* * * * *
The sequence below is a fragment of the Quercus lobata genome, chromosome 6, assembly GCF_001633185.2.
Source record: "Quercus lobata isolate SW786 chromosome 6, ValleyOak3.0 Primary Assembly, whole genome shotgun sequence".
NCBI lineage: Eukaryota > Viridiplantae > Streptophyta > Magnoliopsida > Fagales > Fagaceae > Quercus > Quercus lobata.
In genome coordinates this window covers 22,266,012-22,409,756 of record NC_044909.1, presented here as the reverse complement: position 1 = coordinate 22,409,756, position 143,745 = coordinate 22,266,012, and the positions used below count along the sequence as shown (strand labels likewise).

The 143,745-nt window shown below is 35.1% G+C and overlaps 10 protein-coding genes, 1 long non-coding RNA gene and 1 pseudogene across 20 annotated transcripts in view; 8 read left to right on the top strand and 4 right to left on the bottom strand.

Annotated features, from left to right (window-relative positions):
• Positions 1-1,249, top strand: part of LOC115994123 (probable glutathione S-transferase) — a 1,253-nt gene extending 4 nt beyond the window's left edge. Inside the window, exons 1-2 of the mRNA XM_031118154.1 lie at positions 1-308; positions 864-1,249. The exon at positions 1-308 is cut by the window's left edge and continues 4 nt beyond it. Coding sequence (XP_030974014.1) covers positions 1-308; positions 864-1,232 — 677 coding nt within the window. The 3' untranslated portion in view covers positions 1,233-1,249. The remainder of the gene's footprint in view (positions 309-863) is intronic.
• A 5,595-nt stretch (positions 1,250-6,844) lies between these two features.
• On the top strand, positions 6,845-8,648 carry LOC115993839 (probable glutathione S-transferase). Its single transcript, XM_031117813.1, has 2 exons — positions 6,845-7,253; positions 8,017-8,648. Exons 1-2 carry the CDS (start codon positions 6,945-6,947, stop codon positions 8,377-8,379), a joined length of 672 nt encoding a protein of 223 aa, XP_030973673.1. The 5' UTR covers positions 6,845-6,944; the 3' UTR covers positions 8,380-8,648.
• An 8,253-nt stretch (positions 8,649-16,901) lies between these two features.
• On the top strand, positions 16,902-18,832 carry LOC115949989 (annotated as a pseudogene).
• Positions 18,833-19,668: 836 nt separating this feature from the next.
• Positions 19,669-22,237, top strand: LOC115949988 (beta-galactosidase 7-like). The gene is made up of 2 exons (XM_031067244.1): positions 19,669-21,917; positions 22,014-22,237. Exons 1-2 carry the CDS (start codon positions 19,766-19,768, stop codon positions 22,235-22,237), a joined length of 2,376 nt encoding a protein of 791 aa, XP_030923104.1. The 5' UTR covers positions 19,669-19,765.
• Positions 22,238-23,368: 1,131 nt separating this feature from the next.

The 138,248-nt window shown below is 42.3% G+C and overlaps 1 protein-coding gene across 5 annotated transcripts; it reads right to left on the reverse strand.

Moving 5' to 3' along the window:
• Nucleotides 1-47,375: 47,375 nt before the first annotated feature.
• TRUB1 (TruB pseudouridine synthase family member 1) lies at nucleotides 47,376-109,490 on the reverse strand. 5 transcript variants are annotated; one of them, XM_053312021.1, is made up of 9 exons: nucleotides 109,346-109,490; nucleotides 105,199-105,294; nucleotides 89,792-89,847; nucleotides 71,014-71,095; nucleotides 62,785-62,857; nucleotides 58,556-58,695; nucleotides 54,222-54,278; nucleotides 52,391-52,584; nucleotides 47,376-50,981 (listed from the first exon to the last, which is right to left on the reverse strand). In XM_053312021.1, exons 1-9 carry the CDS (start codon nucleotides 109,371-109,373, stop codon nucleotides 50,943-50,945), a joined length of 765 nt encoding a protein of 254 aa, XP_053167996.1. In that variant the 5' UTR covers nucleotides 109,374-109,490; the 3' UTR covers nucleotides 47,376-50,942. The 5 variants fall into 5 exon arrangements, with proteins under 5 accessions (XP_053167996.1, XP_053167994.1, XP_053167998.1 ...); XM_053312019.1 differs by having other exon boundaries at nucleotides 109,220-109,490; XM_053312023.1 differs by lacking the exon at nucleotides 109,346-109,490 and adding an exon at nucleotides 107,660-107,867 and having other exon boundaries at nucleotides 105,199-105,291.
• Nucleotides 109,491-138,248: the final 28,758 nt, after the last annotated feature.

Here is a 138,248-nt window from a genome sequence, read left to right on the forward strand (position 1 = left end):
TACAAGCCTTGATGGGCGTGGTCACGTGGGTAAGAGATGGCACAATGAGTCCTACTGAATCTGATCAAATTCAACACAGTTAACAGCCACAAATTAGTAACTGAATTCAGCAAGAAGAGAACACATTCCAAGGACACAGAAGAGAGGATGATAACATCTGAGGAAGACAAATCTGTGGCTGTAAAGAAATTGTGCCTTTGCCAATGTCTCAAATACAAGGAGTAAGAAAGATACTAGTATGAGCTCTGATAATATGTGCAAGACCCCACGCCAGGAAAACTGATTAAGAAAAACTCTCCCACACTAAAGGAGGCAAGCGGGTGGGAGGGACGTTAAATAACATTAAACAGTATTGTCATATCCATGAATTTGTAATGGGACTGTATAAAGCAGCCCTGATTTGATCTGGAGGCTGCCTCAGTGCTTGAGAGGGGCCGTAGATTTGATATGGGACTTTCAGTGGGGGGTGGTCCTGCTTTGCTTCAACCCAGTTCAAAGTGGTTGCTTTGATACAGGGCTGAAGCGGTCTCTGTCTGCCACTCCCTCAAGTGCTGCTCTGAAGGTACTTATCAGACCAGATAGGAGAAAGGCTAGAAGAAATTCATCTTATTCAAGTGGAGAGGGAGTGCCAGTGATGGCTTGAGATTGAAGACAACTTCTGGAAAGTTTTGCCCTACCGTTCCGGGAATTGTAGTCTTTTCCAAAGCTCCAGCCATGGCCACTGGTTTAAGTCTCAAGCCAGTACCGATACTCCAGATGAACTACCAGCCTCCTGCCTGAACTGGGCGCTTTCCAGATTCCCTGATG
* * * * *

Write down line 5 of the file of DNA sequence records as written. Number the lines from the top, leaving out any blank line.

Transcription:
The 143,745-nt window shown below is 35.1% G+C and overlaps 10 protein-coding genes, 1 long non-coding RNA gene and 1 pseudogene across 20 annotated transcripts in view; 8 read left to right on the top strand and 4 right to left on the bottom strand.